Another aspect of this is the energy of the statements “need to” and “have to.”  Both of these carry negative and resistant energy with them.  Using “get to” instead replaces the negative energy with a positive energy full of possibilities.  For example, changing from, “I need/have to serve on a jury” to “I get to serve on a jury” alters the energy and the thinking.  Using “need to” makes this something unpleasant that you are forced to do begrudgingly.  When you change to using “get to,” your mind is free to explore the possibilities of meeting new people, having new experiences, and helping your community by serving on a jury.

Once again, the alternatives here are “I will” and “I get to.”

Contextual

There are several words that may be powerless depending upon the context they are used in. For example, using these words in a brainstorming session or during a collaborative meeting would be appropriate.  The following are these words used in powerless ways.

Could

“Could” is a word filled with resistance.  It lacks the commitment of saying “I will do it.”  It still leaves options open without a commitment to complete something.  It’s conditional, “I could do this if I wanted to.”

Replacing could with “will” alleviates any doubt about the effort and intent that will be invested towards accomplishing something.

Maybe / Perhaps / Might / Possibly / Potentially

When someone responds with any of these words, be wary of his/her commitment. When you use them, question your own committment and your true motive.

“Maybe” is often used as a softer way to say “No”. For example: occassionally, when my son would ask me to play catch, I really didn’t feel up to it. Instead of saying “No”, I would say “Maybe”. I knew I had no intention of playing catch with him. Yet to him a “maybe” left him with a great hope that soon Dad would play catch with him. “Maybe” was simply my way of avoiding committing. I actually even convinced myself that it was nicer than saying “No”. In reality, an honest “No”, is much kinder.

These words are a way of avoiding commitment, and they give you an out. These powerless words do nothing to build credibility or trust in your relationships with others.

Again, replacing this with “I will” communicates the level of commitment from you. Accountability is established and trust is built. The intention is set.

Think

Saying “I think” indicates that there’s uncertainty in what’s being said.  How many times have you told someone what you think, only to find out something different is actually true?  When you say “I think,” I question whether you know, and, if not, I’ll ask you to find out for sure!

An alternative to “I think” is “I believe”, or “In my opinion”.  These statements are more accurate.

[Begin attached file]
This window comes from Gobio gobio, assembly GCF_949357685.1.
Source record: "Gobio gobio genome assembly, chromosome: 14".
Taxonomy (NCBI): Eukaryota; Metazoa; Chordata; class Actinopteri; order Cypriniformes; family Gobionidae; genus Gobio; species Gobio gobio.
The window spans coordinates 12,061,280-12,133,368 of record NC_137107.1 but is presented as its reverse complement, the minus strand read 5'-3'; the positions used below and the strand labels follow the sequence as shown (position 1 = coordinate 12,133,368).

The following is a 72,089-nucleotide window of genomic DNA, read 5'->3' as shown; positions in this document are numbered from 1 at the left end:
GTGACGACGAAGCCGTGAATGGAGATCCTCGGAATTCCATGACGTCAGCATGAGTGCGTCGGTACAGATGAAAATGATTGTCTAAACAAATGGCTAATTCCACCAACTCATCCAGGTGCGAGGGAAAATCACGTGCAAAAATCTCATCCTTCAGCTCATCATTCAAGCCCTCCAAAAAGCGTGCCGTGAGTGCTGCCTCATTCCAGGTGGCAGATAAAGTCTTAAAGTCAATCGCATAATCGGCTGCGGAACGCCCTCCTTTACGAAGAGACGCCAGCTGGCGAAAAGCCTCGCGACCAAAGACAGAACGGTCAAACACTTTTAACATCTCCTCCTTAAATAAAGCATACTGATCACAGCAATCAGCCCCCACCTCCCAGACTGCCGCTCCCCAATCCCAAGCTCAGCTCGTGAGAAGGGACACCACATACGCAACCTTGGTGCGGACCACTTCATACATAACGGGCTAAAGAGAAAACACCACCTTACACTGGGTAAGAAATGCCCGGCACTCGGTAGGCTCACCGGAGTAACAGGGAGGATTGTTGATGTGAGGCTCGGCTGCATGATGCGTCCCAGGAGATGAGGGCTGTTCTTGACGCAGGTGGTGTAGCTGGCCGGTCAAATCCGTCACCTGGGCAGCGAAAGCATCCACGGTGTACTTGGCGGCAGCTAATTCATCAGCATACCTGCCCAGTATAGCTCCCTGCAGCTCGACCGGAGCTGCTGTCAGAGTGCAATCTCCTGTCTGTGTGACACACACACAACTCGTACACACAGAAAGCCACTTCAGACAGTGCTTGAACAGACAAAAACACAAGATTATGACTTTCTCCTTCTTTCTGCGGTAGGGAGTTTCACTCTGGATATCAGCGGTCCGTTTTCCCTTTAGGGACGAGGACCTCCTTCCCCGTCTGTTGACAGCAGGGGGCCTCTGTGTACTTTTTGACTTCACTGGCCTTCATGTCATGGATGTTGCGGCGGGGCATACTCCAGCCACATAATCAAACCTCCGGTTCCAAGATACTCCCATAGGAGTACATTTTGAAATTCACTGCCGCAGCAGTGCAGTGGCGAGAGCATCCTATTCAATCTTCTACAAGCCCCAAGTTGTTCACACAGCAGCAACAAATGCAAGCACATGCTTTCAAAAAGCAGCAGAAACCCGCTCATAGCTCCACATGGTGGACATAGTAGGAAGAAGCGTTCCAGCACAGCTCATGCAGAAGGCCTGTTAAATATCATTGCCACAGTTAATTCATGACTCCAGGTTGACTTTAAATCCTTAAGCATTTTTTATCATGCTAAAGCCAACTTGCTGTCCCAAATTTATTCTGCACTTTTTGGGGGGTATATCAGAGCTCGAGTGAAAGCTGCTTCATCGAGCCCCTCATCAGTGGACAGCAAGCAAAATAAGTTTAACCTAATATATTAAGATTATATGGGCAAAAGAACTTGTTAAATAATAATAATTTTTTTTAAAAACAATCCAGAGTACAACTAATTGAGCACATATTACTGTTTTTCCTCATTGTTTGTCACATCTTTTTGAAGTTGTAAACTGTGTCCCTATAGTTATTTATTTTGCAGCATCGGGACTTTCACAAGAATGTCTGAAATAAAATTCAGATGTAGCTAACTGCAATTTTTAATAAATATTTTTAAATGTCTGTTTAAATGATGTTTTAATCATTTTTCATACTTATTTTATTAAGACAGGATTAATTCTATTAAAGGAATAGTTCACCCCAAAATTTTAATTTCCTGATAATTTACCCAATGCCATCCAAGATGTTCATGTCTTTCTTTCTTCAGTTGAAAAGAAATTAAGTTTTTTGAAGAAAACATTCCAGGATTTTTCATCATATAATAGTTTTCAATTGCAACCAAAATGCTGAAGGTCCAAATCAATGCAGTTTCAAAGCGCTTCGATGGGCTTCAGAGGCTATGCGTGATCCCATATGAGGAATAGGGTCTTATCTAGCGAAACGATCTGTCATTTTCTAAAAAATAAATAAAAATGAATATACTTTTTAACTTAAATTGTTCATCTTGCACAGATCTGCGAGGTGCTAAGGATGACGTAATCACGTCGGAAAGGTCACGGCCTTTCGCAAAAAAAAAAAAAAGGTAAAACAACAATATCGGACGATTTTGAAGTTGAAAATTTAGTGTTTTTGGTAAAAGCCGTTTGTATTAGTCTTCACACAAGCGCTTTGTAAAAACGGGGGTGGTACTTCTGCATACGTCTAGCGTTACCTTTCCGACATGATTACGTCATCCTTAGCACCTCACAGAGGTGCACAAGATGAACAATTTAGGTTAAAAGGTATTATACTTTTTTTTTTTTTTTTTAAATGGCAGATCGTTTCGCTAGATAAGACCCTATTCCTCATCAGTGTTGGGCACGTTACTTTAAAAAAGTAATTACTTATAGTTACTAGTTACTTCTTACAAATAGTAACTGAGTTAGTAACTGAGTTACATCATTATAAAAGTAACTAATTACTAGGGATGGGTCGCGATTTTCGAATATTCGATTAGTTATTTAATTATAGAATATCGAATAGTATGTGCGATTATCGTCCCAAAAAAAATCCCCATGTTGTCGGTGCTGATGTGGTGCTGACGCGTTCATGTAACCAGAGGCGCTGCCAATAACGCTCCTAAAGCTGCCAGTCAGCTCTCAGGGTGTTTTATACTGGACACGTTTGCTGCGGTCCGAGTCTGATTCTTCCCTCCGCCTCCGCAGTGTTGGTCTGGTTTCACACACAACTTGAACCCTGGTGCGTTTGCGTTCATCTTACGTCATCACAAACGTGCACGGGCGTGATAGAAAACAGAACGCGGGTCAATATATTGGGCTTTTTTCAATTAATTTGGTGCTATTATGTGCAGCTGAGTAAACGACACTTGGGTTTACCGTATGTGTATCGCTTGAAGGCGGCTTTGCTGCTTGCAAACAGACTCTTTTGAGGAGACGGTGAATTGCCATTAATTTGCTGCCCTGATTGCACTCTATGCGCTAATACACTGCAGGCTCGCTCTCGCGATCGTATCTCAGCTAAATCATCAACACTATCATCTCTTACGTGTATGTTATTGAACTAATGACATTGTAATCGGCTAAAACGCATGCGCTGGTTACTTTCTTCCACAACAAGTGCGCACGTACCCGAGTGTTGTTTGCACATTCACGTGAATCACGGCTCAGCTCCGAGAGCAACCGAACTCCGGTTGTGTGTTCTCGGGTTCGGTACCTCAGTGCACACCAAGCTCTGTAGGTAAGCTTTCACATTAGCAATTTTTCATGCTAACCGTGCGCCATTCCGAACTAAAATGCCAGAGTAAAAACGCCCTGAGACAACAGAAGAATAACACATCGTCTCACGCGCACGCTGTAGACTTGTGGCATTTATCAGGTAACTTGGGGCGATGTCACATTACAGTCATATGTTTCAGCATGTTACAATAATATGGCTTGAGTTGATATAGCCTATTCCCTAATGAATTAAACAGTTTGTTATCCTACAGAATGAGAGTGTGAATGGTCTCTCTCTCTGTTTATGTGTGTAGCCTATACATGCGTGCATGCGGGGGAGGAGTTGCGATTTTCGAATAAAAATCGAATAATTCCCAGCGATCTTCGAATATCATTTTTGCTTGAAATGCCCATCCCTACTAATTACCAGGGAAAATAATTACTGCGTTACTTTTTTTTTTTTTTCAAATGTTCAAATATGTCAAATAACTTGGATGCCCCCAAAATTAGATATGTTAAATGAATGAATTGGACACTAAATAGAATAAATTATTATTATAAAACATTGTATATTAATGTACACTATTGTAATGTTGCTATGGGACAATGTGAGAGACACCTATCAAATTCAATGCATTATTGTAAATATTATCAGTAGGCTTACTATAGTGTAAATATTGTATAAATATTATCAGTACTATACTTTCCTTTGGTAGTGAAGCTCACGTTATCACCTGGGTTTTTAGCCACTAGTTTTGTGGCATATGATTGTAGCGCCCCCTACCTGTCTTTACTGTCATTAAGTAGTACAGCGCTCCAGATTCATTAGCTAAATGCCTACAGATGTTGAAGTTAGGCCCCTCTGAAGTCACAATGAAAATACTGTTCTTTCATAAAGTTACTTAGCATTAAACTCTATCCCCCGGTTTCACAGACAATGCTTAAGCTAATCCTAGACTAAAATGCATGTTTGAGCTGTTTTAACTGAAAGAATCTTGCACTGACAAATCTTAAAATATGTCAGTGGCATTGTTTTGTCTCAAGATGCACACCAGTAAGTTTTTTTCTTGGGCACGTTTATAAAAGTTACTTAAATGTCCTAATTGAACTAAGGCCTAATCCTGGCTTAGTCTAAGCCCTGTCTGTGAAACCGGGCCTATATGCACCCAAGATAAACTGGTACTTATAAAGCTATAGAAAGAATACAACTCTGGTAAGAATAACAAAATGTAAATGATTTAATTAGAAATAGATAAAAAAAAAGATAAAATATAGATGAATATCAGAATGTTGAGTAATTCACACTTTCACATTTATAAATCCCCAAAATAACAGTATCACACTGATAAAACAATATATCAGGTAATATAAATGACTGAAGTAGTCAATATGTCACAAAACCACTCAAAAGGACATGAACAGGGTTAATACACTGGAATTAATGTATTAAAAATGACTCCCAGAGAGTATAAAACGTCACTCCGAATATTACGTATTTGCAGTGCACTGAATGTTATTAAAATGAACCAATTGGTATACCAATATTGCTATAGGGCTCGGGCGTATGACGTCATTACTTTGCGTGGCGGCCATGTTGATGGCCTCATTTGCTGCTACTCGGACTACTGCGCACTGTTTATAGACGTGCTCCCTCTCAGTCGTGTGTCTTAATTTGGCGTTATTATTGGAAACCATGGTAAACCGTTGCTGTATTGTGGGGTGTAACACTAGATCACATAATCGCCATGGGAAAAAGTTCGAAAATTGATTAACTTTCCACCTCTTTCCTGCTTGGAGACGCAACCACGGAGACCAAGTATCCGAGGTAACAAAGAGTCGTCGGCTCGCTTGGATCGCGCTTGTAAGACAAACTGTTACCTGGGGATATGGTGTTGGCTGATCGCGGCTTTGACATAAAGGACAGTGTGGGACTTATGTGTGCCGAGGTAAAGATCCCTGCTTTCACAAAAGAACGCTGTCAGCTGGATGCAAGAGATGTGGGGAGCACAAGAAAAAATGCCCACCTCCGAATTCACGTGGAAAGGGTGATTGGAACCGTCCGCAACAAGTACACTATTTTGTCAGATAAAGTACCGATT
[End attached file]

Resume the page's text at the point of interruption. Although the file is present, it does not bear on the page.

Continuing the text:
One disclaimer about this word.  “Thinking” is a creative process that yields results.  It’s something we all do.  I’m not saying, “Stop thinking.”  To the contrary, keep thinking!  And be more precise with your words by differentiating knowledge, “I know”, from beliefs by using “I believe” or “In my opinion”.

When talking with people, be on the lookout for these words.  When I hear them, I definitely question the intent of people and their commitment.  I ask for that commitment or ask when they will be able to commit.  You’ll often hear me probing people during conversations about their use of powerless words, and, more importantly, their commitment to taking action.

To eradicate these words from my vocabulary, I took multiple steps.  First, I worked on noticing when I used these words.  I asked friends and family to help me realize when I used these words.  As I noticed my use of them, I would work on re-framing my statements to be more powerful and more precise.  When I heard other people use these words on the radio, on television, and during presentations, I would mentally re-frame their statements to practice.  Eventually, I realized the impact that other people’s powerless words had on my life since we’re all interconnected, so I began questioning people’s intent when these words came up in conversations.

Here are some questions to ponder about powerless words:

  • Where do powerless words shown up in my life?
  • What are the outcomes I see when other people use powerless words?

And:

  • If you currently use these words, what will you commit to do to make this change in your life?

 

June 28,2013

I just came across an interesting article on LinkedIn that may be of value to people reading this article.  It talks about “Powerless Communication”…not to be confused with Powerless Words.  Check it out here.